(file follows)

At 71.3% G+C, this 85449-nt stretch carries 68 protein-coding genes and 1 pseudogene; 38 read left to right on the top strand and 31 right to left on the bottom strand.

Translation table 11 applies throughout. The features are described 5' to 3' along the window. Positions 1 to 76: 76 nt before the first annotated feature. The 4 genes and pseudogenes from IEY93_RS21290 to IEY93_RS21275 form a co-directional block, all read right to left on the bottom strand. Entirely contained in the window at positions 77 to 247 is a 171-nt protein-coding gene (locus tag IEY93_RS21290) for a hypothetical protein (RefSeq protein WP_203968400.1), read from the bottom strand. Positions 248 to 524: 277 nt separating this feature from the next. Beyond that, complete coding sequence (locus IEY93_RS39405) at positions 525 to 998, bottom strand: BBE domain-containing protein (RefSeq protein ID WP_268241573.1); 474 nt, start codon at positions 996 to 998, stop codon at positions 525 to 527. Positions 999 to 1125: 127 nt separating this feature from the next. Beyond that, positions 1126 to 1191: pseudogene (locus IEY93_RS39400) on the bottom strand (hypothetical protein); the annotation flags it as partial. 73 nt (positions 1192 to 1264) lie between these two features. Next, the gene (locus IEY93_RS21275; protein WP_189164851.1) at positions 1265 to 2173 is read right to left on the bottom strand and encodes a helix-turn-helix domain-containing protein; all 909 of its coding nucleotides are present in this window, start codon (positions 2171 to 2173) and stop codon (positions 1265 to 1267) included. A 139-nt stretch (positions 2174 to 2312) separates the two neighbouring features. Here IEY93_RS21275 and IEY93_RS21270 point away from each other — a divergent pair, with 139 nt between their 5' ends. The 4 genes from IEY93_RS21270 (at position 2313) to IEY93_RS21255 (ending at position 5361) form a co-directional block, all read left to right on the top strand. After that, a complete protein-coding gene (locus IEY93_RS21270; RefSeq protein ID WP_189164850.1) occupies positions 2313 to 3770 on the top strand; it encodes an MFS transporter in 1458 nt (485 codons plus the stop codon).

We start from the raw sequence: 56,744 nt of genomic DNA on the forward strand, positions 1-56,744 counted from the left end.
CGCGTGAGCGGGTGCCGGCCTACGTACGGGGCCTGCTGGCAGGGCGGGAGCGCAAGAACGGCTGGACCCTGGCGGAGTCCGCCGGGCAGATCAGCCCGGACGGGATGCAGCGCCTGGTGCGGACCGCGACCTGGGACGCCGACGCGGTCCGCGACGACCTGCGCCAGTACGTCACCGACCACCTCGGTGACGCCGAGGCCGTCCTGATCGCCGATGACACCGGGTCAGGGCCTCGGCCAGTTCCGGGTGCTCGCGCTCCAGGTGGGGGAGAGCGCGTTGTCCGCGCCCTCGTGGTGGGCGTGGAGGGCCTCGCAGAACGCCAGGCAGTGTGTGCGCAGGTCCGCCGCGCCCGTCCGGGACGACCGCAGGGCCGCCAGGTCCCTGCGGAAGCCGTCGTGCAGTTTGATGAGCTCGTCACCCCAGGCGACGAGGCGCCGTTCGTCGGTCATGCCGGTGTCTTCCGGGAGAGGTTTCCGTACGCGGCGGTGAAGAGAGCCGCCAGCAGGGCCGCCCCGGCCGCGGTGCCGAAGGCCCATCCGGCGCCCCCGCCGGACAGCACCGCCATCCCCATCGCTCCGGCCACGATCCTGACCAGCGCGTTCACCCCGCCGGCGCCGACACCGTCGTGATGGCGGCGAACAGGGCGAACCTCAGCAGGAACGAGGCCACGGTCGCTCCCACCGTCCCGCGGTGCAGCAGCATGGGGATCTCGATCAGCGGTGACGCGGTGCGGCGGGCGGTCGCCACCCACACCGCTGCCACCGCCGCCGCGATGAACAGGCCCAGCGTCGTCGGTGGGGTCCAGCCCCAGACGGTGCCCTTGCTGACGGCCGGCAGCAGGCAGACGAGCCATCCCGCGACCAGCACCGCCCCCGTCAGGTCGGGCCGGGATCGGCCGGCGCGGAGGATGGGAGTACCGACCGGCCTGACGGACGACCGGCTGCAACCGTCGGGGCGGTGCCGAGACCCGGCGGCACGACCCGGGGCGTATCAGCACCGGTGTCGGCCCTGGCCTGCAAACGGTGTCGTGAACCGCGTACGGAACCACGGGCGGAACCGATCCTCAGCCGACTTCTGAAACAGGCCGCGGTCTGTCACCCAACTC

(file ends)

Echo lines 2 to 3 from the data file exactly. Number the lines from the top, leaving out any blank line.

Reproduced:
Translation table 11 applies throughout. The features are described 5' to 3' along the window. Positions 1 to 76: 76 nt before the first annotated feature. The 4 genes and pseudogenes from IEY93_RS21290 to IEY93_RS21275 form a co-directional block, all read right to left on the bottom strand. Entirely contained in the window at positions 77 to 247 is a 171-nt protein-coding gene (locus tag IEY93_RS21290) for a hypothetical protein (RefSeq protein WP_203968400.1), read from the bottom strand. Positions 248 to 524: 277 nt separating this feature from the next. Beyond that, complete coding sequence (locus IEY93_RS39405) at positions 525 to 998, bottom strand: BBE domain-containing protein (RefSeq protein ID WP_268241573.1); 474 nt, start codon at positions 996 to 998, stop codon at positions 525 to 527. Positions 999 to 1125: 127 nt separating this feature from the next. Beyond that, positions 1126 to 1191: pseudogene (locus IEY93_RS39400) on the bottom strand (hypothetical protein); the annotation flags it as partial. 73 nt (positions 1192 to 1264) lie between these two features. Next, the gene (locus IEY93_RS21275; protein WP_189164851.1) at positions 1265 to 2173 is read right to left on the bottom strand and encodes a helix-turn-helix domain-containing protein; all 909 of its coding nucleotides are present in this window, start codon (positions 2171 to 2173) and stop codon (positions 1265 to 1267) included. A 139-nt stretch (positions 2174 to 2312) separates the two neighbouring features. Here IEY93_RS21275 and IEY93_RS21270 point away from each other — a divergent pair, with 139 nt between their 5' ends. The 4 genes from IEY93_RS21270 (at position 2313) to IEY93_RS21255 (ending at position 5361) form a co-directional block, all read left to right on the top strand. After that, a complete protein-coding gene (locus IEY93_RS21270; RefSeq protein ID WP_189164850.1) occupies positions 2313 to 3770 on the top strand; it encodes an MFS transporter in 1458 nt (485 codons plus the stop codon).

We start from the raw sequence: 56,744 nt of genomic DNA on the forward strand, positions 1-56,744 counted from the left end.